The Scott Sports group continues its strong external growth strategy. We understand that it is already working on another acquisition, which may be sealed before the end of this year, after striking a preliminary agreement last month for the takeover of Dolomite from the Tecnica Group.
Scott's management indicates that it plans to develop again Dolomite's range of technical mountaineering shoes, which is something that its former owner was unable to do because of internal competition with Lowa. Scott's present footwear range is mainly meant for running.
Dolomite is an iconic Italian brand of functional apparel and footwear whose origins go back to 1897. After the change of ownership, the Tecnica Group, which acquired Dolomite in 1998, will thus concentrate on its remaining assets in the technical and athletic segment of the sporting goods market with its Tecnica, Nordica, Blizzard, Rollerblade and Lowa brands. Four years ago it divested the more lifestyle-oriented Think Pink brand of apparel.
Under the management of Marco Zaja, who will remain in his position under Scott's ownership, Tecnica has managed to double Dolomite's sales in the past five years to a projected 2015 level of €18 million, with more than 60 percent of the turnover generated outside Italy, and to make it profitable, by following a strategy similar in a way to that of Moncler. The distribution has been expanded to more than 1,500 accounts worldwide.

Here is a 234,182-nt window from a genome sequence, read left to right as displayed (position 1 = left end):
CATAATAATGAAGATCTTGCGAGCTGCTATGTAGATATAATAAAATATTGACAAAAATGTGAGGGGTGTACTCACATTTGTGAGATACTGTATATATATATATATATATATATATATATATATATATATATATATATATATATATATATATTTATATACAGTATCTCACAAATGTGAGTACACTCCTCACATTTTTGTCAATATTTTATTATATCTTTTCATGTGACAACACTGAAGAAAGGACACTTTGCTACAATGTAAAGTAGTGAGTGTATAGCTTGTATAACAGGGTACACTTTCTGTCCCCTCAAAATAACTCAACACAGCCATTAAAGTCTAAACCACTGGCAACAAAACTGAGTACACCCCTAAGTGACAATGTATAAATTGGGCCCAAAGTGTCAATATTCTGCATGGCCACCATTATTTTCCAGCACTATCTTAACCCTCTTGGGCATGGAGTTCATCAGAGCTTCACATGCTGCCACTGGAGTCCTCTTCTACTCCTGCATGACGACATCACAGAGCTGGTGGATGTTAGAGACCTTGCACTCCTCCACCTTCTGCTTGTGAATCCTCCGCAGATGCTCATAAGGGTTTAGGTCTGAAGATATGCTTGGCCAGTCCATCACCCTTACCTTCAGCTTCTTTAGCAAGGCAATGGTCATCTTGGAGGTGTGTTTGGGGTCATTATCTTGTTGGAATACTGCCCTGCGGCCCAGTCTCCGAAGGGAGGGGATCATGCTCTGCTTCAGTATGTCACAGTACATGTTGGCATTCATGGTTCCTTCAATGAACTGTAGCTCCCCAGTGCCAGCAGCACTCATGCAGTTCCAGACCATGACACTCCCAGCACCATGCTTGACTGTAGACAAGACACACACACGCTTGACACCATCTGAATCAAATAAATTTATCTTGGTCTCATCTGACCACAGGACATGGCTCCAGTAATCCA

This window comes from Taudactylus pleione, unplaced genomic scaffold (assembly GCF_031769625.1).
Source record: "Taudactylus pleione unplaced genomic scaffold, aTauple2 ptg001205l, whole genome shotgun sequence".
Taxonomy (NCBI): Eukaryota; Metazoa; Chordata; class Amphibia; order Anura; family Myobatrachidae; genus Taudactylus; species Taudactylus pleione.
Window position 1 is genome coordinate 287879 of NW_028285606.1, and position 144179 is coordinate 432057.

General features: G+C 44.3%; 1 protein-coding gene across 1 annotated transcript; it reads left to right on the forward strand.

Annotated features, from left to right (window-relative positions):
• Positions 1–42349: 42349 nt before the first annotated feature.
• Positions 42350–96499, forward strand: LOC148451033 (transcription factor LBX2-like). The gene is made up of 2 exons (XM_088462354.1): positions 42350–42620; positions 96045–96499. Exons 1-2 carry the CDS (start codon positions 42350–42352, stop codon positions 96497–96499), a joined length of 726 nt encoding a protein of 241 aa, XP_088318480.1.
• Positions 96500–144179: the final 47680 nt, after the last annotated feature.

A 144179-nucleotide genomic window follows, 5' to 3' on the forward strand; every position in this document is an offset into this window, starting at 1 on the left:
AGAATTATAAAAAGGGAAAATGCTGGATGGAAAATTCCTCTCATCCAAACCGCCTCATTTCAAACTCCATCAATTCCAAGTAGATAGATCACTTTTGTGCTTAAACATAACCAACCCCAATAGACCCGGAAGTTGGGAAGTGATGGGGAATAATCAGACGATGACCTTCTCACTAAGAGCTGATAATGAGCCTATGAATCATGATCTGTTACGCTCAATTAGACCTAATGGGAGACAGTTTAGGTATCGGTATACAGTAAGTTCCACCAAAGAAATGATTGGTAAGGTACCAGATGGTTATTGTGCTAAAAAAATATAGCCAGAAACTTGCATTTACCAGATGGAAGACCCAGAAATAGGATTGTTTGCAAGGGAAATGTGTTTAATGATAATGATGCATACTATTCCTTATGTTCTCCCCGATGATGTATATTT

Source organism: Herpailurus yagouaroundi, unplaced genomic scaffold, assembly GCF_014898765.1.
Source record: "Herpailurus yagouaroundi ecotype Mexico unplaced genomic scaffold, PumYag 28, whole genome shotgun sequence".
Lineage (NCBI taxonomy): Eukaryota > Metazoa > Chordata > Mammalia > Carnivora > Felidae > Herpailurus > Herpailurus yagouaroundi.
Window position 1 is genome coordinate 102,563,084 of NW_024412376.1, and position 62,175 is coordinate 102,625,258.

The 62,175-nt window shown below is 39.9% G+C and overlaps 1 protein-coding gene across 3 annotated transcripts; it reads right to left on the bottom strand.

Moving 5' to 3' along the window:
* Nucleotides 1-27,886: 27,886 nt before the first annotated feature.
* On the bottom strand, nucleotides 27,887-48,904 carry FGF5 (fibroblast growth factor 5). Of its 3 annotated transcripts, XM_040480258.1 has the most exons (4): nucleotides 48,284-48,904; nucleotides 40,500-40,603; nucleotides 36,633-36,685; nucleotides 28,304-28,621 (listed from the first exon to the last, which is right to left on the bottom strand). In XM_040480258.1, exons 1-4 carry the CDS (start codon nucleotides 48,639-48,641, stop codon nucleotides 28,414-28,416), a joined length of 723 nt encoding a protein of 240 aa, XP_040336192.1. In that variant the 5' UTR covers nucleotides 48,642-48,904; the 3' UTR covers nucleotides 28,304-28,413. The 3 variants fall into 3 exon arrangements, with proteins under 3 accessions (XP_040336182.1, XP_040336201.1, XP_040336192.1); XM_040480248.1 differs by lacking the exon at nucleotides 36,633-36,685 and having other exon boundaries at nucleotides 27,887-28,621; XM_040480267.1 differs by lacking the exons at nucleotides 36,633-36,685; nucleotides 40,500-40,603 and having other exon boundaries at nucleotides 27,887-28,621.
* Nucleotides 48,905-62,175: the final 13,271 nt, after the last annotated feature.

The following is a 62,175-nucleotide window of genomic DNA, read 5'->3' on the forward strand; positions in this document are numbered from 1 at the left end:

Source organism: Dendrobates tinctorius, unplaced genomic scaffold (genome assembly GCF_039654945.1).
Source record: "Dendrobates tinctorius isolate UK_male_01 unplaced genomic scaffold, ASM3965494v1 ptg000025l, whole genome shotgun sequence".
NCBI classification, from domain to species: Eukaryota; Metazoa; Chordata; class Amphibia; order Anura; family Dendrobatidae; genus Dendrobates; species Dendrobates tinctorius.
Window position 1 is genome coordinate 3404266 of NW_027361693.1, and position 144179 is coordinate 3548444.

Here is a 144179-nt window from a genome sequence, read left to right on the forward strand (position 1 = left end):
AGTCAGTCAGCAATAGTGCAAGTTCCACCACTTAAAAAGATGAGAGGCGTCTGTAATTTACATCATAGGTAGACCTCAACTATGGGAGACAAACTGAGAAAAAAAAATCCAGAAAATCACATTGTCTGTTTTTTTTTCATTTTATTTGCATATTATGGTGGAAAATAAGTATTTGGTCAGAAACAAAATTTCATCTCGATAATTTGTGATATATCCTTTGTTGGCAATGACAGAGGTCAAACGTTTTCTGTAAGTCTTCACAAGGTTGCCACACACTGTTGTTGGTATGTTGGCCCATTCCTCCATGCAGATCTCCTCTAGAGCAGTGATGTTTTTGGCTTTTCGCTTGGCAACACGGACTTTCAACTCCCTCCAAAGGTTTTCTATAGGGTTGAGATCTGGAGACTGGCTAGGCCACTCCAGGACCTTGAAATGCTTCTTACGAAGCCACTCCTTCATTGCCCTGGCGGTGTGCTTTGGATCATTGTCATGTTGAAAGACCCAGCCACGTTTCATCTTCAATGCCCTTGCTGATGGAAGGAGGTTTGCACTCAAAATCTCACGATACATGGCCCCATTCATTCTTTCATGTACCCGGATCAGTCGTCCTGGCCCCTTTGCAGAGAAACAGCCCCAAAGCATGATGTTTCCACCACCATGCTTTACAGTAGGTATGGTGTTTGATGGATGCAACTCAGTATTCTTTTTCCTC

Sales have increased although Dolomite has been slimming down its product range, focusing the brand on quality and vintage, functiona-l and lifestyle products with an Italian style that can also be worn in the city. In the past year alone, Dolomite's footwear sales continued to increase, reaching nearly 170,000 pairs worth €8.6 million, in spite of the elimination of technical categories like climbing shoes. In footwear, it is now positioned in a segment similar to Timberland's.
No details have been published about the cost of the transaction, but according to well-informed sources, it has been priced at just under €9 million. Late last year, Tecnica had agreed in principle on a lower valuation of €6.7 million for the acquisition of Dolomite, plus the cost of inventories and other assets, with an American equity fund, Symphony Global Brands, but nothing came out of it.
As it did with Symphony, Tecnica has agreed with Scott that Dolomite's entire staff of 30-odd employees will be retained by Scott. The brand will continue to operate, at least for a while, at the group's headquarters in Montebelluna.
Scott has become more acquisitive since Youngone Corp., the big Korean-based manufacturing and distribution group, raised its stake in the Swiss company from 20.1 percent to 50.01 percent earlier this year. Last summer it bought a German bicycle company, Bergamont Fahrrad Vertrieb. Furthermore, Scott acquired the European license for Outdoor Research, an American outdoor company in which Youngone has been investing gradually.
For his part, Beat Zaugg, chairman and chief executive of Scott and its former controlling shareholder, recently bought a 70 percent stake in Transa Backpacking, the biggest outdoor retailing chain in Switzerland.
Once the takeover of Dolomite is completed, Scott plans to concentrate on the European market for the development and repositioning of the brand before attacking other markets. At that point, Dolomite may benefit from Scott's strong distribution in the U.S.. Scott bought the U.S. subsidiary of another Italian company, Garmont, in 2012. It bought its ski boot business last year.